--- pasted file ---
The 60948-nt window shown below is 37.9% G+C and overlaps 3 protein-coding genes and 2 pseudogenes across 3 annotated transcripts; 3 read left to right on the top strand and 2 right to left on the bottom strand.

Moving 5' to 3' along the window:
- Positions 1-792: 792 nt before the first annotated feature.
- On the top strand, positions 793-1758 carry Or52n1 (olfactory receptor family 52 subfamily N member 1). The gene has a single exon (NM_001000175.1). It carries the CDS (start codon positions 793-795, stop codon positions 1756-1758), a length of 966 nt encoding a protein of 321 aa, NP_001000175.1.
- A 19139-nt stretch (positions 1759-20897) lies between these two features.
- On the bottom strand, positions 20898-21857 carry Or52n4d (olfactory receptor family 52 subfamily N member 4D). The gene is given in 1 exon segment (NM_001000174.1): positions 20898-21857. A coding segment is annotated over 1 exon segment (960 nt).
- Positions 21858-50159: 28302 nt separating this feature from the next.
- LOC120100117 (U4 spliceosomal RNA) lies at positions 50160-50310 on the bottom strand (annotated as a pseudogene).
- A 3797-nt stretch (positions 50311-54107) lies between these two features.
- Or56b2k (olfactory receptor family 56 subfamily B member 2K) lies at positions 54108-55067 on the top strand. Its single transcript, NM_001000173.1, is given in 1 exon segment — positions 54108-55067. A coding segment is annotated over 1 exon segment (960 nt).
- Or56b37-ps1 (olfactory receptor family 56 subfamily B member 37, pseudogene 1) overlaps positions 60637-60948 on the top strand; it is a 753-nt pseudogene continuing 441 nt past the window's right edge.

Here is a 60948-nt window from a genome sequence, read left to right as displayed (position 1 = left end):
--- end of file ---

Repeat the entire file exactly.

The 60948-nt window shown below is 37.9% G+C and overlaps 3 protein-coding genes and 2 pseudogenes across 3 annotated transcripts; 3 read left to right on the top strand and 2 right to left on the bottom strand.

Moving 5' to 3' along the window:
- Positions 1-792: 792 nt before the first annotated feature.
- On the top strand, positions 793-1758 carry Or52n1 (olfactory receptor family 52 subfamily N member 1). The gene has a single exon (NM_001000175.1). It carries the CDS (start codon positions 793-795, stop codon positions 1756-1758), a length of 966 nt encoding a protein of 321 aa, NP_001000175.1.
- A 19139-nt stretch (positions 1759-20897) lies between these two features.
- On the bottom strand, positions 20898-21857 carry Or52n4d (olfactory receptor family 52 subfamily N member 4D). The gene is given in 1 exon segment (NM_001000174.1): positions 20898-21857. A coding segment is annotated over 1 exon segment (960 nt).
- Positions 21858-50159: 28302 nt separating this feature from the next.
- LOC120100117 (U4 spliceosomal RNA) lies at positions 50160-50310 on the bottom strand (annotated as a pseudogene).
- A 3797-nt stretch (positions 50311-54107) lies between these two features.
- Or56b2k (olfactory receptor family 56 subfamily B member 2K) lies at positions 54108-55067 on the top strand. Its single transcript, NM_001000173.1, is given in 1 exon segment — positions 54108-55067. A coding segment is annotated over 1 exon segment (960 nt).
- Or56b37-ps1 (olfactory receptor family 56 subfamily B member 37, pseudogene 1) overlaps positions 60637-60948 on the top strand; it is a 753-nt pseudogene continuing 441 nt past the window's right edge.

Here is a 60948-nt window from a genome sequence, read left to right as displayed (position 1 = left end):